Syracuse Herald Journal, September 16, 2001

Syracuse Herald Journal

September 16, 2001

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Issue date: Sunday, September 16, 2001

Pages available: 319 - Used by the World's Finest Libraries and Institutions
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Publication name: Syracuse Herald Journal

Location: Syracuse, New York

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Years available: 1939 - 2002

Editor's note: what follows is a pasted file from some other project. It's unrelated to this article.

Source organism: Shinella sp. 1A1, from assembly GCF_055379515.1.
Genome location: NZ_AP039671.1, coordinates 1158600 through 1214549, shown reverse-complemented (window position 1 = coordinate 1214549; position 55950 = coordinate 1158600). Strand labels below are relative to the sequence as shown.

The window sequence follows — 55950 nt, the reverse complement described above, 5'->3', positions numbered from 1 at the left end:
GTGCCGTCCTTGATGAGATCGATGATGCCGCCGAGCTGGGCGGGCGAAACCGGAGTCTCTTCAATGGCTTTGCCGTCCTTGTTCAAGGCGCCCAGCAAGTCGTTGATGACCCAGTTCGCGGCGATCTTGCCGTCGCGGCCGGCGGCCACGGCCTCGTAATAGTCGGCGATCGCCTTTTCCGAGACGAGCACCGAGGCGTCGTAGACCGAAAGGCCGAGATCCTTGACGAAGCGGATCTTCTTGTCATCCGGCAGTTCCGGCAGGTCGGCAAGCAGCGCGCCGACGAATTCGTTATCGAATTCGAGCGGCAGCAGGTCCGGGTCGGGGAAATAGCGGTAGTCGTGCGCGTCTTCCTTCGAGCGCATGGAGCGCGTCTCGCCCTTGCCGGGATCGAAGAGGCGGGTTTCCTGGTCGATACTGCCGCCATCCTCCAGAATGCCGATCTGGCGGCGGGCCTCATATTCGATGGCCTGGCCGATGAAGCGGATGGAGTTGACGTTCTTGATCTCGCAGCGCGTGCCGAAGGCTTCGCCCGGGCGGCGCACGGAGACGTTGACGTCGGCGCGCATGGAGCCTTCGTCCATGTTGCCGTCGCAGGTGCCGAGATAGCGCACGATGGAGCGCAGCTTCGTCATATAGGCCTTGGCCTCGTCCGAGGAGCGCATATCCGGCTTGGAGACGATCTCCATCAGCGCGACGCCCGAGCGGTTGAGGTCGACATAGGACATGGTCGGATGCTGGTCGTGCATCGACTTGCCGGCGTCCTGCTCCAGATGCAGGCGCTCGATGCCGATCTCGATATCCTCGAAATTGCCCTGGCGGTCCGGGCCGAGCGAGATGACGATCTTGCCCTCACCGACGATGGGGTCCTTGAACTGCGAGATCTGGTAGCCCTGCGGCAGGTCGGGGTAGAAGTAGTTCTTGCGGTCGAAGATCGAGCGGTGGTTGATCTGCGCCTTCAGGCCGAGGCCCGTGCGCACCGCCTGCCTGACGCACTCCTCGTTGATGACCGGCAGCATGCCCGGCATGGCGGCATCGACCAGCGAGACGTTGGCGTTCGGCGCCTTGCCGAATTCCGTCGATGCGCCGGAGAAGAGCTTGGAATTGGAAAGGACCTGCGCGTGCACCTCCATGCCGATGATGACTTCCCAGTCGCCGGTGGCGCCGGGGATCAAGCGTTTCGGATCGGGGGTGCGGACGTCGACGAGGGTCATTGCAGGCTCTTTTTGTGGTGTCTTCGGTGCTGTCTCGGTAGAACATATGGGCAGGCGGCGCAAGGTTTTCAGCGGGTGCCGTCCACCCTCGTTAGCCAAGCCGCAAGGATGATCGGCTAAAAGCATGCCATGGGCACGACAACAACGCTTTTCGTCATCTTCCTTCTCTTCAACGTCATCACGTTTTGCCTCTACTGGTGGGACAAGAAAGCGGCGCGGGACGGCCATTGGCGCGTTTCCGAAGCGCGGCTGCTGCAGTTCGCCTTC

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Syracuse Herald Journal (Newspaper) - September 16, 2001, Syracuse, New York SPECIAL REPORT jttmtan SEPTEMBER 2001 The Fost-Standard O2000 The Herald Company FINAL EDITION N.Y. PRESIDENT 'WE WIL SMOKE THEM OUT' FLIGHT DECK shooters signal a plane clear to launch while behind them an F-14C taxis Saturday. The Associated Press is a conflict without battlefields or a conflict with opponents who believe they are invisible. Yet they are mistaken. They will be and they will discover what others in the past have Those who make war against the United States have chosen their own Dctnis pi iphcr NEW YORK FIREFIGHTER Joseph Papillo salutes the passing casket of the Rev. Mychal Judge Saturday. The Fire Department chaplain was killed at the World Trade Center while administering last rites to a fallen firefighter. Papillo is a fireman at Hook and Ladder 1 and Engine Echoes of horror reach CNY By Sean Kirst Staff writer Early just after 7 the familiar voice of a New York City trader named John crackled across the Niagara Mohawk Energy Mar- keting offices in Syracuse. The traders with MM Energy knew John mainly through a a kind of con- stant speaker phone. He needled them whenever a Syracuse Uni- versity sports team lost. He told them in detail about his daughter being bom. He was talking foot- ball Tuesday as the first hijacked airliner neared its target in Man- hattan. John worked for Cantor a brokerage firm that would lose hundreds of employ- ees in the collapse of the World Trade Center. A little before 9 someone noticed that John's squawk box had gone dead. Jurgens raised in Syra- rode the ferry Tuesday morning from his New Jersey drawn toward a Manhattan skyline ruled by the twin towers. Bauer is a recovering two years beyond the morning misery that goes with binge drinking. He had worked for 16 years in the World Trade Center complex before joining gas and power bro- kers. Their offices at 140 Broad- way gave him a window view of the trade one block away. When the first plane at PAGE A-2 Hie Associated Press MOURNERS COMFORT each other after a funeral for Peter and Susan Hanson and their 3-year-old Saturday in East Lyme. Conn. The family died when their plane hit the World Trade Center. Nation buries heroes as Bush vows retaliation News service reports As New York began the heartbreaking task of burying its President Bush vowed Saturday that U.S. troops will hunt down those behind last week's terrorist saying at In a call to arms of a kind not heard in Bush told the nation to prepare for a sustained assault against terror- ism. will be asked for your for the conflict will not be the president said in his weekly radio address. will be asked for because the conflict will not be easy. You will be asked for your because the course to victory may be Bush earlier met with his national security team at the Camp David presidential retreat. will find those who did we will smoke them out of their we will get them running and we'll bring them to jus- Bush told reporters before the meeting. will not only deal with those dare attack we will deal with those who harbor them and feed them and house Bush's words came as the toll of those missing in New York AMD PAGE A-9 Will our open society become a closed Expect tighter security at Hancock and just about everywhere else. By Frederic John O'Brien and Mike McAndrew Staff writers How will last week's terrorist attacks change life in Central New Imagine these You must arrive ai Hancock International Airport two or three hours early for an hourlong flight to New York City. Your luggage may be opened and checked. You must show your pass- port to an armed soldier every lime you cross the Canadian bor- You're routinely searched and questioned for no reason other than your looks or your name. Or consider something more You must sland for hours with fistfuls of greasy napkins and pizza crusts during a Clinton Square festival because the nsk that someone might put a bomb in a public trash can means they've been removed. Sound like a police-state No. Similar security measures are a daily part of life in western democracies like France and Great Britain. With the United Slates still reeling from the deadliest foreign attack in the nation's a new public debate is rising from the as a stunned popula- tion asks itself how much of its open lifestyle must be sacrificed in the name of security. Many feel the massive size of PAGE A-3 VOLUNTEERS PITCH IN Volunteers from across Central New York are in working long barely sleeping and doing their best to help. PAGE C-1 PRIME OSAMA BIN LADEN He is called by some the most dangerous man in the one who is never far from his AK47. Constantly on the move in a ravaged he is the prime suspect in the deadliest attack in American history. PAGE A-10 STRUGGLING WITH EMOTIONS i New Yorkers bury a Fire Department chaplain killed while administering last rites. In the city of white and blue become the colors of style. PAGE A-4 MUSLIMS FEAR BACKLASH Some in the nation are lashmg out against Arab Americans and U S. Muslims. Central New York Muslims talk about how hate affects their everyday lives. PAGE B-1 ALSO A special memorial photograph of the Statue of Liberty after the Having no sports was no We we try to Questions and answers on the Two pages of Your letters to the Those missing and dead from Central New How you can help the LATEST DEVELOPMENTS President Bush are at U.S. troops will hunt down terror- ists in a unrelenting manhunt. Federal authorities issue a second material witness arrest warrant. Authorities say the first man arrested was associated with the brother of Osama bin Laden. 159 bodies were recovered from World Trade Center with 92 iden- tified. The number of missing in New York jumps more than to The Pentagon death toll stops at 188. The first of thousands of funerals takes place in grieving towns across America. Pakistan agrees to the full list of U.S. requests to facilitate a possible attack on Afghanistan. Continental cuts back flights 20 per- announces furloughs. Boston's Logan Airport reopens amid heavy security and few flights. Washing- ton's National Airport remains closed. Major stock exchanges to reopen Monday after successful test. Major League Baseball to resume Monday. Former terrorist target USS Cole sails again. ;